Often, gardeners will direct the runners from a row of strawberries into a second row, to keep things neat and orderly, and also to keep tabs on the ages of the various plants. Then, after a few years, the oldest plants can be replaced with new plants to maintain a high a yield as possible over time.
Of course, in mature planting schemes, and when growing strawberries in containers, there may simply not be space to root runners in the ground. Or in the same container as the parent plant. But it is just as easy to direct runners into new pots. That way, you can get new strawberry plants that can later easily be moved to new, permanent locations.
Holding Strawberry Runners in Place
You will soon find out when you begin to try to direct your strawberry runners into specific locations or new pots… The runners will not stay in place in contact with the soil or growing medium on their own.
So the gardener will have to find a way to hold strawberry runners in place until the new root systems form.
There are several ways to do this, using natural or reclaimed materials which won’t cost you a penny. You can use forked twigs, or bendy twigs which can be formed into a arch shape with both ends pushed into the soil or growing medium.Another idea is to use two flat stones with another stone carefully balanced on top. You can use old pieces of wire, or old tent pegs, or old clothes pegs inserted upside down. And those are just a few of the ideas to consider.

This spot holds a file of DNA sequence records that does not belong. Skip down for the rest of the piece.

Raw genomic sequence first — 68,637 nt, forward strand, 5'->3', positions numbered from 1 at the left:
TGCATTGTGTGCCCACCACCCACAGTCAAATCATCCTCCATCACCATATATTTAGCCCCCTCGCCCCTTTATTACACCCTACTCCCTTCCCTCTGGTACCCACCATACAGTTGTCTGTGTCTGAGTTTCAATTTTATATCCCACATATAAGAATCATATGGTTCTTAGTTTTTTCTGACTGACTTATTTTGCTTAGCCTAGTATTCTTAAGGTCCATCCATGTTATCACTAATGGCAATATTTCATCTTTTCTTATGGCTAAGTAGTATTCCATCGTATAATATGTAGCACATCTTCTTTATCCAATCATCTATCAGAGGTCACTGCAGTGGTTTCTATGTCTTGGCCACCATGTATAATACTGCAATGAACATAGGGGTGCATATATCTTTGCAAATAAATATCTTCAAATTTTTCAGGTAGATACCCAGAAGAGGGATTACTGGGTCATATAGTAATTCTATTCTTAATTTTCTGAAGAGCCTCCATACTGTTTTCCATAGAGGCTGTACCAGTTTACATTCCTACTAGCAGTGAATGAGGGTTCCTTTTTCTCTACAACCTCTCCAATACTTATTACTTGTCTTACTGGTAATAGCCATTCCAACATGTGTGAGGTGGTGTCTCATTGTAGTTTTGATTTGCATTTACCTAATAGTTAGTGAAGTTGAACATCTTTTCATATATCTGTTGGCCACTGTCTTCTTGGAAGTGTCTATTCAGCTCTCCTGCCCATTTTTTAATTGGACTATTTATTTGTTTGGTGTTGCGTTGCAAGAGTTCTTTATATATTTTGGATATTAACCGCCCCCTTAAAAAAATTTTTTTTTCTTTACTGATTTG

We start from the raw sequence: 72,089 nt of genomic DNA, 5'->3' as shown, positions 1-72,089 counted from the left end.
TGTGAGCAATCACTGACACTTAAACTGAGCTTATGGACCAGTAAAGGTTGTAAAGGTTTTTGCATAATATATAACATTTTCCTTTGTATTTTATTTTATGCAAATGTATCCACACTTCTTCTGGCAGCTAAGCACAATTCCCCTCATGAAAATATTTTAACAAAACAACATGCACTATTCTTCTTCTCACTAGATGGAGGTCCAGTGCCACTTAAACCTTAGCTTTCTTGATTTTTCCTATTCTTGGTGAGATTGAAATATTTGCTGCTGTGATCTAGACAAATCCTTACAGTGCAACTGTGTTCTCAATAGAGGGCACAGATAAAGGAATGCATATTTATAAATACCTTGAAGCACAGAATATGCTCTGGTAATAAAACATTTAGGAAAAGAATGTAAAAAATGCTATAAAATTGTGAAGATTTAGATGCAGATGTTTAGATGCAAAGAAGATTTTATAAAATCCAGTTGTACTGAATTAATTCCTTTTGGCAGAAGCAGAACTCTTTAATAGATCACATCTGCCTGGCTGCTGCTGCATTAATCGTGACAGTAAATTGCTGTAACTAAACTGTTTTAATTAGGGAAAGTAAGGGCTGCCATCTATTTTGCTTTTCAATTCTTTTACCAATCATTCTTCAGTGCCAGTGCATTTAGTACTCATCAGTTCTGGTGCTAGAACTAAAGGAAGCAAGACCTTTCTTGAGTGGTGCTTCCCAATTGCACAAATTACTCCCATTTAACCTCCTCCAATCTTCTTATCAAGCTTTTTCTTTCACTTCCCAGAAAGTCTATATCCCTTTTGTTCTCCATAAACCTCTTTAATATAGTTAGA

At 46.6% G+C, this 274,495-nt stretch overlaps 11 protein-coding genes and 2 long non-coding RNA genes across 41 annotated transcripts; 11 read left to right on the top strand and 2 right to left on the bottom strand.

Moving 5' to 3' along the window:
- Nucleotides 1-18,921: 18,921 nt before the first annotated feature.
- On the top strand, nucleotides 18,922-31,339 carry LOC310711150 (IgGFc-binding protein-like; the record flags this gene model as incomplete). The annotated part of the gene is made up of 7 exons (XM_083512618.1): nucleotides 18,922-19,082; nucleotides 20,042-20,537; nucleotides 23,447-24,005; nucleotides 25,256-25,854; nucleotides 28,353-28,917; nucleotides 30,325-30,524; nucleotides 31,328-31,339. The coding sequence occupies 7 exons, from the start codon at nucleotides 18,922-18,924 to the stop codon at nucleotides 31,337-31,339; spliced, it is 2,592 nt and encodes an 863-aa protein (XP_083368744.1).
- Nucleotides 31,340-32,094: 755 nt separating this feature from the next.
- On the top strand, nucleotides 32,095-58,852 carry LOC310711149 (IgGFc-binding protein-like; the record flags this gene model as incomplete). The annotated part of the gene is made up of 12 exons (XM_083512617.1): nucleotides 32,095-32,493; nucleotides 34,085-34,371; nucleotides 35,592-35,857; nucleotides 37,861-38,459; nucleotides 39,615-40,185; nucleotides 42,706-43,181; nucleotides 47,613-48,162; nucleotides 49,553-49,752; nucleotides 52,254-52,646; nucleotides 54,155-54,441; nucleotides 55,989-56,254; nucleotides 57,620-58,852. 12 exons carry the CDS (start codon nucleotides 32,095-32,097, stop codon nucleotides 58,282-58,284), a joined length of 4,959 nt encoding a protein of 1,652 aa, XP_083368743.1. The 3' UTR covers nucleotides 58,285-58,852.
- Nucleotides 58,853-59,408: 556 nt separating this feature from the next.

All you have to do is make sure that the runners are not broken. They must also be held firmly against the soil or growing medium to stimulate new root formation.
Separating New Strawberry Plants From the Parent Plant
Now you have held down your runners where you want new strawberry plants to grow. The next stage is to wait until the new plants are standing on their own two feet. Until their have their own root systems, the new plants get the nutrition they need through the runner from the parent plant.
If you wait long enough, the runner that connects the new plant to the parent will wither and die back. It will leave a new plant fending for itself. But if you are impatient, or want to move your new plants a little sooner, you can sever the connection as soon as you can tell that a strong new root system has formed under the new plant.